HRH and I enjoyed a nice 90 minutes worth of cycling this evening after work and we’re sitting down now to a spaghetti dinner courtesy of mommy. And, of course, what’s downtime without a little Jazz Boner vinyl, so we’re currently spinning the ‘New Orleans Suite‘ by Duke Ellington.
This was the last of my Ellington finds from The Bop Shop in Rochester.
Told ya it was a good haul!
This late-period Ellington album (1970) is perhaps most notable for including altoist Johnny Hodges‘ final recordings. In fact, Hodges was supposed to record his first soprano solo in nearly 30 years on ‘Portrait of Sidney Bechet‘, but he passed away before the second session.
The set consists of the five-song ‘New Orleans Suite‘ plus tributes to Wellman Braud, Bechet (tenor saxophonist Paul Gonsalves took Hodges’ place as its soloist), Louis Armstrong (a feature for trumpeter Cootie Williams), and Mahalia Jackson. Interesting if not essential music with a few memorable themes being the main reason to acquire this release.
1970 was an exceptionally busy year for Duke Ellington. In January he toured the Japan, Australia, and New Zealand. In April he premiered ‘The New Orleans Suite‘ in New Orleans. On April 27th, he records five of the songs and Johnny Hodges died on May 11th. The portraits here were recorded on May 13th, and Ellington began recording ‘The River‘ on May 25th. On May 28th, Ellington records with Erich Kunzel and the Cincinnati Symphony Orchestra then on June 3rd he records more for ‘The River‘ with the recording continuing on June 8th and June 15th. ‘The Ballet‘ premiered on June 25th, before he starts a tour of Europe (which lasts until the middle of August).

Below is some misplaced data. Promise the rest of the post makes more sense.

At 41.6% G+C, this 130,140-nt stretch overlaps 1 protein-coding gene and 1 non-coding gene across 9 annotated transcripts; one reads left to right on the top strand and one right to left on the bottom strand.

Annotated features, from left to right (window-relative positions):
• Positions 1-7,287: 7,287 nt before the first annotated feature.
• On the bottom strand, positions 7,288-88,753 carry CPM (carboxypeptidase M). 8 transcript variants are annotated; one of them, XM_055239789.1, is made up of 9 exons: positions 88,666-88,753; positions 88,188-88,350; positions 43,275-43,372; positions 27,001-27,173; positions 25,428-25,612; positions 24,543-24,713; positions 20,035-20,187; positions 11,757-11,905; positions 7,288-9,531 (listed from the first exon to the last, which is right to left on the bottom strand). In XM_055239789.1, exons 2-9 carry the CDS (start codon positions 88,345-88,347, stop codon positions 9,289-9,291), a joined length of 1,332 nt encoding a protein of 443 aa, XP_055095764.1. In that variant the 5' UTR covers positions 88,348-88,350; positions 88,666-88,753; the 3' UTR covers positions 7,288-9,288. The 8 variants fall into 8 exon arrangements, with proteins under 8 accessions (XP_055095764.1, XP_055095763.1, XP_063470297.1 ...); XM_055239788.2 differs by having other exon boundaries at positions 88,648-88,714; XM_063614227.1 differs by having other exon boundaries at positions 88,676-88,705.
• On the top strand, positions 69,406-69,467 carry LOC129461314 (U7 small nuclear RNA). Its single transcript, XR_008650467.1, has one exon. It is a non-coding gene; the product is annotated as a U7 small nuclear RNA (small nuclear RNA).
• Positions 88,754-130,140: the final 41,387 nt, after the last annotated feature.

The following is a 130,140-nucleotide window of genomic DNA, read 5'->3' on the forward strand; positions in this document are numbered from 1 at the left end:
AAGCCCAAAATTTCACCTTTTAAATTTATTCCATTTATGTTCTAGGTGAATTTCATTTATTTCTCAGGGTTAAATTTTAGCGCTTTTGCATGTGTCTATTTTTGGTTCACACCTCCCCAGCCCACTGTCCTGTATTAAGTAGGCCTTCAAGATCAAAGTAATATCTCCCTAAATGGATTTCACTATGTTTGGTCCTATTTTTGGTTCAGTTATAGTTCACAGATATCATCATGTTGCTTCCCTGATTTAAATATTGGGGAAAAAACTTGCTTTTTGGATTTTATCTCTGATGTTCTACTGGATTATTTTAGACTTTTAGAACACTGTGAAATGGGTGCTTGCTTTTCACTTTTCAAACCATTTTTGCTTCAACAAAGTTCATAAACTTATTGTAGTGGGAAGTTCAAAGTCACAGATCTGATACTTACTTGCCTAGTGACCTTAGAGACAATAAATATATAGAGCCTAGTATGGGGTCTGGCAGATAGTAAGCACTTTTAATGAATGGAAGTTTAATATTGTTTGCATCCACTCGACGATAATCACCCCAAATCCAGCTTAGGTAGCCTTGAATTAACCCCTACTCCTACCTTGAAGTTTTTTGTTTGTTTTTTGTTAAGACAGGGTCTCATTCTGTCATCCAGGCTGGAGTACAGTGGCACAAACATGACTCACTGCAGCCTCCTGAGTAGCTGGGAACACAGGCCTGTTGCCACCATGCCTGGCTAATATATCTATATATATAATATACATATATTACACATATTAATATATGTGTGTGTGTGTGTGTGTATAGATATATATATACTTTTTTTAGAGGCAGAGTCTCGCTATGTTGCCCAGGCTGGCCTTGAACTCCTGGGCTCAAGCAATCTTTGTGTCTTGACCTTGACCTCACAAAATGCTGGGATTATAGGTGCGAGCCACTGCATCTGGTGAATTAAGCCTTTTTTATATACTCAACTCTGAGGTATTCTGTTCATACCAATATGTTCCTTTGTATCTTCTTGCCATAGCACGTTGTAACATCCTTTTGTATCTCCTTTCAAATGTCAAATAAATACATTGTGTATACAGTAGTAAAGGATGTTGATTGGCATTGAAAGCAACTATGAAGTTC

On September 18th, he premiers the ‘Afro Eurasian Eclipse‘ at Monterey. And so on. So yeah… as stated above, ‘The New Orleans Suite‘ was recorded at two separate sessions. ‘Blues for New Orleans‘, ‘Bourbon Street Jingling Jollies‘, ‘Thanks for the Beautiful Land on the Delta‘, ‘Second Line‘, ‘Aristocracy a la Jean LaFitte‘ were recorded on April 27th (Johnny Hodges last recording session) with the rest being accomplished on the 25th of May.
I’m exhausted just thinking about it.
Despite the albums title, don’t expect a bunch of Dixieland knockoffs. As usual, the result is pure and original Ellington. Every song is a highlight, but ‘Portrait of Wellman Braud‘, a blues in 12/8 with the melody in the bass, could just as appropriately be named ‘Portrait of Charles Mingus‘ and shows one instance when Duke might have been inspired by Mingus (instead of the other way around). This is likely one of my favorite Ellington tunes ever. ‘Blues for New Orleans‘ is also pretty amazing with the doomed Hodges recording his last blues, trading choruses with organist Wild Bill Davis and ‘Portrait of Mahalia Jackson‘ is not to be missed either.
So while this might be the last of my new Ellington albums, it’s certainly not the end of my fascination with the Duke. Having said that, I’ll be looking forward to my next return to The Bop Shop in the future knowing that they still have dozens and dozens of other Ellington albums that I’m now salivating to hear.